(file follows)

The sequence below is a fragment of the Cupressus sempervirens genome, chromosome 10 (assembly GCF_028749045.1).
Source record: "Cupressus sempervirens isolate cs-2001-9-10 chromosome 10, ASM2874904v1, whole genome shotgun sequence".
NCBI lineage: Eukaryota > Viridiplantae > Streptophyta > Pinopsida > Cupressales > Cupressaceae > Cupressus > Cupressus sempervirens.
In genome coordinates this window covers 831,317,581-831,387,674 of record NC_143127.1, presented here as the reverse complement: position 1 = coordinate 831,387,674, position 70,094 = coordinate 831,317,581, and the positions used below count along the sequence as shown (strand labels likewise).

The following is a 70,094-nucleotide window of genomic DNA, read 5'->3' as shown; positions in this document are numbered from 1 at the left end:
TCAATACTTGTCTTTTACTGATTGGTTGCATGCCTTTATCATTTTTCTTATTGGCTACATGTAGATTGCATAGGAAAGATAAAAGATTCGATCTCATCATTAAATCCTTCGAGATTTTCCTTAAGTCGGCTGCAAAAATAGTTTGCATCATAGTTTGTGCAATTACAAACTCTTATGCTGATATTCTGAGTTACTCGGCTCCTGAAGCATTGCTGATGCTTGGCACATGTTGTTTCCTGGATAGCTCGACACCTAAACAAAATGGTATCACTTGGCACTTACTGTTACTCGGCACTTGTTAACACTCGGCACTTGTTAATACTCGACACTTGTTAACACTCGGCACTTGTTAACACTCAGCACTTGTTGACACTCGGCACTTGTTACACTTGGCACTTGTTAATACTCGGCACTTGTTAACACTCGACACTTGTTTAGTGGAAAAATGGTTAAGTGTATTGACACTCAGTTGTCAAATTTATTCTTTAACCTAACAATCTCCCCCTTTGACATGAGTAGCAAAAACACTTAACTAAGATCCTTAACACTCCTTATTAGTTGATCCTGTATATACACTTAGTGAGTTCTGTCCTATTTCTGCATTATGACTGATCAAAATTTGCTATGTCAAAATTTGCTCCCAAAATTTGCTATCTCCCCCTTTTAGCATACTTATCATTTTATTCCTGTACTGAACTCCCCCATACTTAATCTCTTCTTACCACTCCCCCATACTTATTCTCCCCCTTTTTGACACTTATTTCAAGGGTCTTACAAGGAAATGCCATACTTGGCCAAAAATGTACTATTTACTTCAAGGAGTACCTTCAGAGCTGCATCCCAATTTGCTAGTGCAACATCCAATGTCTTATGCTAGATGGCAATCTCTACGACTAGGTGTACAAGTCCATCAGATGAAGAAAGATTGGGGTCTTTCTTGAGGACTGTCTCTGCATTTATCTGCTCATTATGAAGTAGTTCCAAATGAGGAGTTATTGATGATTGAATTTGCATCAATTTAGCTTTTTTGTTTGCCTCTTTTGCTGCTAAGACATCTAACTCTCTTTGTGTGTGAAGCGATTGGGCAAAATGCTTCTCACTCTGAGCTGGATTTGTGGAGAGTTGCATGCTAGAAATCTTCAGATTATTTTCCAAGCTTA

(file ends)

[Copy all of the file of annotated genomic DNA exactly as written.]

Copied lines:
The sequence below is a fragment of the Cupressus sempervirens genome, chromosome 10 (assembly GCF_028749045.1).
Source record: "Cupressus sempervirens isolate cs-2001-9-10 chromosome 10, ASM2874904v1, whole genome shotgun sequence".
NCBI lineage: Eukaryota > Viridiplantae > Streptophyta > Pinopsida > Cupressales > Cupressaceae > Cupressus > Cupressus sempervirens.
In genome coordinates this window covers 831,317,581-831,387,674 of record NC_143127.1, presented here as the reverse complement: position 1 = coordinate 831,387,674, position 70,094 = coordinate 831,317,581, and the positions used below count along the sequence as shown (strand labels likewise).

The following is a 70,094-nucleotide window of genomic DNA, read 5'->3' as shown; positions in this document are numbered from 1 at the left end:
TCAATACTTGTCTTTTACTGATTGGTTGCATGCCTTTATCATTTTTCTTATTGGCTACATGTAGATTGCATAGGAAAGATAAAAGATTCGATCTCATCATTAAATCCTTCGAGATTTTCCTTAAGTCGGCTGCAAAAATAGTTTGCATCATAGTTTGTGCAATTACAAACTCTTATGCTGATATTCTGAGTTACTCGGCTCCTGAAGCATTGCTGATGCTTGGCACATGTTGTTTCCTGGATAGCTCGACACCTAAACAAAATGGTATCACTTGGCACTTACTGTTACTCGGCACTTGTTAACACTCGGCACTTGTTAATACTCGACACTTGTTAACACTCGGCACTTGTTAACACTCAGCACTTGTTGACACTCGGCACTTGTTACACTTGGCACTTGTTAATACTCGGCACTTGTTAACACTCGACACTTGTTTAGTGGAAAAATGGTTAAGTGTATTGACACTCAGTTGTCAAATTTATTCTTTAACCTAACAATCTCCCCCTTTGACATGAGTAGCAAAAACACTTAACTAAGATCCTTAACACTCCTTATTAGTTGATCCTGTATATACACTTAGTGAGTTCTGTCCTATTTCTGCATTATGACTGATCAAAATTTGCTATGTCAAAATTTGCTCCCAAAATTTGCTATCTCCCCCTTTTAGCATACTTATCATTTTATTCCTGTACTGAACTCCCCCATACTTAATCTCTTCTTACCACTCCCCCATACTTATTCTCCCCCTTTTTGACACTTATTTCAAGGGTCTTACAAGGAAATGCCATACTTGGCCAAAAATGTACTATTTACTTCAAGGAGTACCTTCAGAGCTGCATCCCAATTTGCTAGTGCAACATCCAATGTCTTATGCTAGATGGCAATCTCTACGACTAGGTGTACAAGTCCATCAGATGAAGAAAGATTGGGGTCTTTCTTGAGGACTGTCTCTGCATTTATCTGCTCATTATGAAGTAGTTCCAAATGAGGAGTTATTGATGATTGAATTTGCATCAATTTAGCTTTTTTGTTTGCCTCTTTTGCTGCTAAGACATCTAACTCTCTTTGTGTGTGAAGCGATTGGGCAAAATGCTTCTCACTCTGAGCTGGATTTGTGGAGAGTTGCATGCTAGAAATCTTCAGATTATTTTCCAAGCTTA